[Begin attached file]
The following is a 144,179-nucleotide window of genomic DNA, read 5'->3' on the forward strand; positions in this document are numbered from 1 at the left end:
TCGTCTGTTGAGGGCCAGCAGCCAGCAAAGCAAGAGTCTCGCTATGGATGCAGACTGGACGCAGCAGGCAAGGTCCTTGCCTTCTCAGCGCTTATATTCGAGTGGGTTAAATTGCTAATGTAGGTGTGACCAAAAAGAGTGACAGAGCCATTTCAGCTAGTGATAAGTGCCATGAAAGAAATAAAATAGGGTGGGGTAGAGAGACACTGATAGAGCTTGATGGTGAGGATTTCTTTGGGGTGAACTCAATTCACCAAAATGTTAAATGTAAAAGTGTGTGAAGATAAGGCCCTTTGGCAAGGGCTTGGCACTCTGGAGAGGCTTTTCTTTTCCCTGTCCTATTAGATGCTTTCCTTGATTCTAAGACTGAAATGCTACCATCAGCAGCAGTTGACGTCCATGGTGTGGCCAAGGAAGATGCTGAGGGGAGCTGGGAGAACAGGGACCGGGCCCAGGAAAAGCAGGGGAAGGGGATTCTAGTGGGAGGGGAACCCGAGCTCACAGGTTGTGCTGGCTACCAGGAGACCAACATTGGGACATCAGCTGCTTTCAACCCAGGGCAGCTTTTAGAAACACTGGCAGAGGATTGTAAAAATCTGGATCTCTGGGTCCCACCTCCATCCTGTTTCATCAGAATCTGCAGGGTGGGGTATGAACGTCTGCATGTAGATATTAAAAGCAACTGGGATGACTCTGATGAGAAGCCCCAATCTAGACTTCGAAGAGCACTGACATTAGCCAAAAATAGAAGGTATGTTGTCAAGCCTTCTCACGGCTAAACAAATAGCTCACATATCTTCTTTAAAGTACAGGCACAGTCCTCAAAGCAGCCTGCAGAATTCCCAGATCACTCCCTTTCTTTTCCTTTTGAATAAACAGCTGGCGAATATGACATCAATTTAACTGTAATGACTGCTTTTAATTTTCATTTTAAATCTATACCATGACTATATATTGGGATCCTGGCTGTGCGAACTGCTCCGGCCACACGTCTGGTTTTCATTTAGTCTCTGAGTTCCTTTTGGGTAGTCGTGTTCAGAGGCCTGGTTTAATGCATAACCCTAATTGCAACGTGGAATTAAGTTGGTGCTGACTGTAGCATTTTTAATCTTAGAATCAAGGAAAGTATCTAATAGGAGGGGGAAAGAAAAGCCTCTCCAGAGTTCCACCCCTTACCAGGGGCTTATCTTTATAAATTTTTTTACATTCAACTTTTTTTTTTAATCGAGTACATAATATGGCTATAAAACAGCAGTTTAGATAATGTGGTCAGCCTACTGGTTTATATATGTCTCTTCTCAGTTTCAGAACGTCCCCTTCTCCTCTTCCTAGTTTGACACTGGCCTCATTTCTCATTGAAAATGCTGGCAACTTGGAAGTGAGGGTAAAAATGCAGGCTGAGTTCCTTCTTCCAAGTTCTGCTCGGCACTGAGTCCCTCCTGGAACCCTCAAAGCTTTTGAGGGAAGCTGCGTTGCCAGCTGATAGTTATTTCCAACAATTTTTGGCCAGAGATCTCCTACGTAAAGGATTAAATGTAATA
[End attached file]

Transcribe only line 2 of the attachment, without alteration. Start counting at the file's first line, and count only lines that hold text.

TCGTCTGTTGAGGGCCAGCAGCCAGCAAAGCAAGAGTCTCGCTATGGATGCAGACTGGACGCAGCAGGCAAGGTCCTTGCCTTCTCAGCGCTTATATTCGAGTGGGTTAAATTGCTAATGTAGGTGTGACCAAAAAGAGTGACAGAGCCATTTCAGCTAGTGATAAGTGCCATGAAAGAAATAAAATAGGGTGGGGTAGAGAGACACTGATAGAGCTTGATGGTGAGGATTTCTTTGGGGTGAACTCAATTCACCAAAATGTTAAATGTAAAAGTGTGTGAAGATAAGGCCCTTTGGCAAGGGCTTGGCACTCTGGAGAGGCTTTTCTTTTCCCTGTCCTATTAGATGCTTTCCTTGATTCTAAGACTGAAATGCTACCATCAGCAGCAGTTGACGTCCATGGTGTGGCCAAGGAAGATGCTGAGGGGAGCTGGGAGAACAGGGACCGGGCCCAGGAAAAGCAGGGGAAGGGGATTCTAGTGGGAGGGGAACCCGAGCTCACAGGTTGTGCTGGCTACCAGGAGACCAACATTGGGACATCAGCTGCTTTCAACCCAGGGCAGCTTTTAGAAACACTGGCAGAGGATTGTAAAAATCTGGATCTCTGGGTCCCACCTCCATCCTGTTTCATCAGAATCTGCAGGGTGGGGTATGAACGTCTGCATGTAGATATTAAAAGCAACTGGGATGACTCTGATGAGAAGCCCCAATCTAGACTTCGAAGAGCACTGACATTAGCCAAAAATAGAAGGTATGTTGTCAAGCCTTCTCACGGCTAAACAAATAGCTCACATATCTTCTTTAAAGTACAGGCACAGTCCTCAAAGCAGCCTGCAGAATTCCCAGATCACTCCCTTTCTTTTCCTTTTGAATAAACAGCTGGCGAATATGACATCAATTTAACTGTAATGACTGCTTTTAATTTTCATTTTAAATCTATACCATGACTATATATTGGGATCCTGGCTGTGCGAACTGCTCCGGCCACACGTCTGGTTTTCATTTAGTCTCTGAGTTCCTTTTGGGTAGTCGTGTTCAGAGGCCTGGTTTAATGCATAACCCTAATTGCAACGTGGAATTAAGTTGGTGCTGACTGTAGCATTTTTAATCTTAGAATCAAGGAAAGTATCTAATAGGAGGGGGAAAGAAAAGCCTCTCCAGAGTTCCACCCCTTACCAGGGGCTTATCTTTATAAATTTTTTTACATTCAACTTTTTTTTTTAATCGAGTACATAATATGGCTATAAAACAGCAGTTTAGATAATGTGGTCAGCCTACTGGTTTATATATGTCTCTTCTCAGTTTCAGAACGTCCCCTTCTCCTCTTCCTAGTTTGACACTGGCCTCATTTCTCATTGAAAATGCTGGCAACTTGGAAGTGAGGGTAAAAATGCAGGCTGAGTTCCTTCTTCCAAGTTCTGCTCGGCACTGAGTCCCTCCTGGAACCCTCAAAGCTTTTGAGGGAAGCTGCGTTGCCAGCTGATAGTTATTTCCAACAATTTTTGGCCAGAGATCTCCTACGTAAAGGATTAAATGTAATA